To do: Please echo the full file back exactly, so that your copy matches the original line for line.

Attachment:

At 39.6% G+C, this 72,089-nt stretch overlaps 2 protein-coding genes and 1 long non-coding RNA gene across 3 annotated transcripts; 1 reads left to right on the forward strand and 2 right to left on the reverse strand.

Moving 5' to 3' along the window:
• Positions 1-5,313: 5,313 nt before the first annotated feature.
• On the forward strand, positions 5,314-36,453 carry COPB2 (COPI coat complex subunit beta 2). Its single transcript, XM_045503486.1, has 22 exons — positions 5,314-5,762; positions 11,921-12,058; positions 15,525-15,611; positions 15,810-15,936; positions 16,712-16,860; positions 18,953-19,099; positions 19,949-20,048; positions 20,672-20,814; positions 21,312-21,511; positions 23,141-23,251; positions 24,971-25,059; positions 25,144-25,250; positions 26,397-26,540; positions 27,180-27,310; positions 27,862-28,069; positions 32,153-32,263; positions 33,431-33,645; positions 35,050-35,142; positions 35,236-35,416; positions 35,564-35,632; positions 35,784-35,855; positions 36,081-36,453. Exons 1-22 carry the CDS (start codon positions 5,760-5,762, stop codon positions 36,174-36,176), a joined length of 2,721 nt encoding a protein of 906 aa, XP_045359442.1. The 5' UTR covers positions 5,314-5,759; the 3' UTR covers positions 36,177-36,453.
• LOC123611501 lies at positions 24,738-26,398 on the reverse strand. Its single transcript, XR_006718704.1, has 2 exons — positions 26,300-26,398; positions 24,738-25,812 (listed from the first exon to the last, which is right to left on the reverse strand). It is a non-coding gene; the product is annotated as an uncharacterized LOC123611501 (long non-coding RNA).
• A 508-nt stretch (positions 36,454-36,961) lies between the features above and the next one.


At 39.6% G+C, this 72,089-nt stretch overlaps 2 protein-coding genes and 1 long non-coding RNA gene across 3 annotated transcripts; 1 reads left to right on the forward strand and 2 right to left on the reverse strand.

Moving 5' to 3' along the window:
• Positions 1-5,313: 5,313 nt before the first annotated feature.
• On the forward strand, positions 5,314-36,453 carry COPB2 (COPI coat complex subunit beta 2). Its single transcript, XM_045503486.1, has 22 exons — positions 5,314-5,762; positions 11,921-12,058; positions 15,525-15,611; positions 15,810-15,936; positions 16,712-16,860; positions 18,953-19,099; positions 19,949-20,048; positions 20,672-20,814; positions 21,312-21,511; positions 23,141-23,251; positions 24,971-25,059; positions 25,144-25,250; positions 26,397-26,540; positions 27,180-27,310; positions 27,862-28,069; positions 32,153-32,263; positions 33,431-33,645; positions 35,050-35,142; positions 35,236-35,416; positions 35,564-35,632; positions 35,784-35,855; positions 36,081-36,453. Exons 1-22 carry the CDS (start codon positions 5,760-5,762, stop codon positions 36,174-36,176), a joined length of 2,721 nt encoding a protein of 906 aa, XP_045359442.1. The 5' UTR covers positions 5,314-5,759; the 3' UTR covers positions 36,177-36,453.
• LOC123611501 lies at positions 24,738-26,398 on the reverse strand. Its single transcript, XR_006718704.1, has 2 exons — positions 26,300-26,398; positions 24,738-25,812 (listed from the first exon to the last, which is right to left on the reverse strand). It is a non-coding gene; the product is annotated as an uncharacterized LOC123611501 (long non-coding RNA).
• A 508-nt stretch (positions 36,454-36,961) lies between the features above and the next one.